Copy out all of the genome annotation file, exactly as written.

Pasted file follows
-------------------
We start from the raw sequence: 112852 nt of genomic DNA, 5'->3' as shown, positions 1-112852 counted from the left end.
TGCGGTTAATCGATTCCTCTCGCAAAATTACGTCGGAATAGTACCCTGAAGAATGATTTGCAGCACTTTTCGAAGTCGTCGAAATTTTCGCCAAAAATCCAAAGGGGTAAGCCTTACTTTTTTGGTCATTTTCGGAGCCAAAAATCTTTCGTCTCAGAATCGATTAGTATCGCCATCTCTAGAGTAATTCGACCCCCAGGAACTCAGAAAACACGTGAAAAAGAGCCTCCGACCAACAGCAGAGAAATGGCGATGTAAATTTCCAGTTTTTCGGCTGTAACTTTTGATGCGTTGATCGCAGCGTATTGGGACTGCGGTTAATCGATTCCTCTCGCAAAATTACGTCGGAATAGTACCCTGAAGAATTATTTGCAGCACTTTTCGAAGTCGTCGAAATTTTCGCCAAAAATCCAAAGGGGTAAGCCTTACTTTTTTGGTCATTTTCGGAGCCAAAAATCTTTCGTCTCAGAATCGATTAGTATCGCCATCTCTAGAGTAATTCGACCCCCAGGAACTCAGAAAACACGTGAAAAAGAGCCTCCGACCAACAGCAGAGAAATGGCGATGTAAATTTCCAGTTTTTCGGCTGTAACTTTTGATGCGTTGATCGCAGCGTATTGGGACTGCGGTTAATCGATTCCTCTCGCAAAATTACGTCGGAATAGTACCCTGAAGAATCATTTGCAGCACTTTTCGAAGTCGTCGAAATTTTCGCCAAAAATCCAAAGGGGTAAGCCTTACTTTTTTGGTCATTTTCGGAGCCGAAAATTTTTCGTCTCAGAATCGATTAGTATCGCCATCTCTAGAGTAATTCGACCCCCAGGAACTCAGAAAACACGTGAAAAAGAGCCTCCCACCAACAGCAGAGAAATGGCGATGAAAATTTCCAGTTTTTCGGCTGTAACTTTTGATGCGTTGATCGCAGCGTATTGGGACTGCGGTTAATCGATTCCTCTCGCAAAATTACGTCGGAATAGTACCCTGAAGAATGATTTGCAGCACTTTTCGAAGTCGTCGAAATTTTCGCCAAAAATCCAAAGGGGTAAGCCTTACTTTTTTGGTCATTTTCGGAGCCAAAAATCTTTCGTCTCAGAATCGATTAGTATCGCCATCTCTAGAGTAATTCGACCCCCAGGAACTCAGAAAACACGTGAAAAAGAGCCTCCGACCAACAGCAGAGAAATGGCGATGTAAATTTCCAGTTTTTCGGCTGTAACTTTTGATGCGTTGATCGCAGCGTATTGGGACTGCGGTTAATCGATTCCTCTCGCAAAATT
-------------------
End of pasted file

We start from the raw sequence: 112852 nt of genomic DNA, 5'->3' as shown, positions 1-112852 counted from the left end.
TGCGGTTAATCGATTCCTCTCGCAAAATTACGTCGGAATAGTACCCTGAAGAATGATTTGCAGCACTTTTCGAAGTCGTCGAAATTTTCGCCAAAAATCCAAAGGGGTAAGCCTTACTTTTTTGGTCATTTTCGGAGCCAAAAATCTTTCGTCTCAGAATCGATTAGTATCGCCATCTCTAGAGTAATTCGACCCCCAGGAACTCAGAAAACACGTGAAAAAGAGCCTCCGACCAACAGCAGAGAAATGGCGATGTAAATTTCCAGTTTTTCGGCTGTAACTTTTGATGCGTTGATCGCAGCGTATTGGGACTGCGGTTAATCGATTCCTCTCGCAAAATTACGTCGGAATAGTACCCTGAAGAATTATTTGCAGCACTTTTCGAAGTCGTCGAAATTTTCGCCAAAAATCCAAAGGGGTAAGCCTTACTTTTTTGGTCATTTTCGGAGCCAAAAATCTTTCGTCTCAGAATCGATTAGTATCGCCATCTCTAGAGTAATTCGACCCCCAGGAACTCAGAAAACACGTGAAAAAGAGCCTCCGACCAACAGCAGAGAAATGGCGATGTAAATTTCCAGTTTTTCGGCTGTAACTTTTGATGCGTTGATCGCAGCGTATTGGGACTGCGGTTAATCGATTCCTCTCGCAAAATTACGTCGGAATAGTACCCTGAAGAATCATTTGCAGCACTTTTCGAAGTCGTCGAAATTTTCGCCAAAAATCCAAAGGGGTAAGCCTTACTTTTTTGGTCATTTTCGGAGCCGAAAATTTTTCGTCTCAGAATCGATTAGTATCGCCATCTCTAGAGTAATTCGACCCCCAGGAACTCAGAAAACACGTGAAAAAGAGCCTCCCACCAACAGCAGAGAAATGGCGATGAAAATTTCCAGTTTTTCGGCTGTAACTTTTGATGCGTTGATCGCAGCGTATTGGGACTGCGGTTAATCGATTCCTCTCGCAAAATTACGTCGGAATAGTACCCTGAAGAATGATTTGCAGCACTTTTCGAAGTCGTCGAAATTTTCGCCAAAAATCCAAAGGGGTAAGCCTTACTTTTTTGGTCATTTTCGGAGCCAAAAATCTTTCGTCTCAGAATCGATTAGTATCGCCATCTCTAGAGTAATTCGACCCCCAGGAACTCAGAAAACACGTGAAAAAGAGCCTCCGACCAACAGCAGAGAAATGGCGATGTAAATTTCCAGTTTTTCGGCTGTAACTTTTGATGCGTTGATCGCAGCGTATTGGGACTGCGGTTAATCGATTCCTCTCGCAAAATT